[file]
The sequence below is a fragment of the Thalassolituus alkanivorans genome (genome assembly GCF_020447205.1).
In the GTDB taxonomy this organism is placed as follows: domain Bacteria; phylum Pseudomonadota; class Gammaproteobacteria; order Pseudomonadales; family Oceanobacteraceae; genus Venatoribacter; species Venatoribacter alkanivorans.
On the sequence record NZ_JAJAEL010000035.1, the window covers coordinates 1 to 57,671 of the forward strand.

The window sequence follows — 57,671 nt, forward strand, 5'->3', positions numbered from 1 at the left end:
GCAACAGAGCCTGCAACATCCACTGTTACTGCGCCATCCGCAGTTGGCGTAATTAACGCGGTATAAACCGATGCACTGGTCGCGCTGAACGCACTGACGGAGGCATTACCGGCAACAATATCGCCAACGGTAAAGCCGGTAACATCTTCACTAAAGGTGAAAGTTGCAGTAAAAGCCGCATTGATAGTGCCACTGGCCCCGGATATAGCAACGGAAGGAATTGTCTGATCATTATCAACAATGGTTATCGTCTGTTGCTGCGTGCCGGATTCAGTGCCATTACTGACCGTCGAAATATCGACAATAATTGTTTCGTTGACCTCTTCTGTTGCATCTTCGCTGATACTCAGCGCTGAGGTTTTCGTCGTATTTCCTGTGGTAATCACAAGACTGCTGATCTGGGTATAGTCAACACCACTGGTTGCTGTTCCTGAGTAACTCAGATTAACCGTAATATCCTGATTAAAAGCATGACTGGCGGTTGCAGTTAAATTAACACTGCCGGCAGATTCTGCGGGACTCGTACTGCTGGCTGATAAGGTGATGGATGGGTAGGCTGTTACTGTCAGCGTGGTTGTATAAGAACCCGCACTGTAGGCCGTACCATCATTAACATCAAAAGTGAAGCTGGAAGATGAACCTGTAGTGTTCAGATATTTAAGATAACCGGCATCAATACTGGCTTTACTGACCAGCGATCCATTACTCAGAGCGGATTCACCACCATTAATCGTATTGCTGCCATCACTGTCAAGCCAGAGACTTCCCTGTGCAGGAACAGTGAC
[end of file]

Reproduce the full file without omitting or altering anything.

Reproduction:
The sequence below is a fragment of the Thalassolituus alkanivorans genome (genome assembly GCF_020447205.1).
In the GTDB taxonomy this organism is placed as follows: domain Bacteria; phylum Pseudomonadota; class Gammaproteobacteria; order Pseudomonadales; family Oceanobacteraceae; genus Venatoribacter; species Venatoribacter alkanivorans.
On the sequence record NZ_JAJAEL010000035.1, the window covers coordinates 1 to 57,671 of the forward strand.

The window sequence follows — 57,671 nt, forward strand, 5'->3', positions numbered from 1 at the left end:
GCAACAGAGCCTGCAACATCCACTGTTACTGCGCCATCCGCAGTTGGCGTAATTAACGCGGTATAAACCGATGCACTGGTCGCGCTGAACGCACTGACGGAGGCATTACCGGCAACAATATCGCCAACGGTAAAGCCGGTAACATCTTCACTAAAGGTGAAAGTTGCAGTAAAAGCCGCATTGATAGTGCCACTGGCCCCGGATATAGCAACGGAAGGAATTGTCTGATCATTATCAACAATGGTTATCGTCTGTTGCTGCGTGCCGGATTCAGTGCCATTACTGACCGTCGAAATATCGACAATAATTGTTTCGTTGACCTCTTCTGTTGCATCTTCGCTGATACTCAGCGCTGAGGTTTTCGTCGTATTTCCTGTGGTAATCACAAGACTGCTGATCTGGGTATAGTCAACACCACTGGTTGCTGTTCCTGAGTAACTCAGATTAACCGTAATATCCTGATTAAAAGCATGACTGGCGGTTGCAGTTAAATTAACACTGCCGGCAGATTCTGCGGGACTCGTACTGCTGGCTGATAAGGTGATGGATGGGTAGGCTGTTACTGTCAGCGTGGTTGTATAAGAACCCGCACTGTAGGCCGTACCATCATTAACATCAAAAGTGAAGCTGGAAGATGAACCTGTAGTGTTCAGATATTTAAGATAACCGGCATCAATACTGGCTTTACTGACCAGCGATCCATTACTCAGAGCGGATTCACCACCATTAATCGTATTGCTGCCATCACTGTCAAGCCAGAGACTTCCCTGTGCAGGAACAGTGAC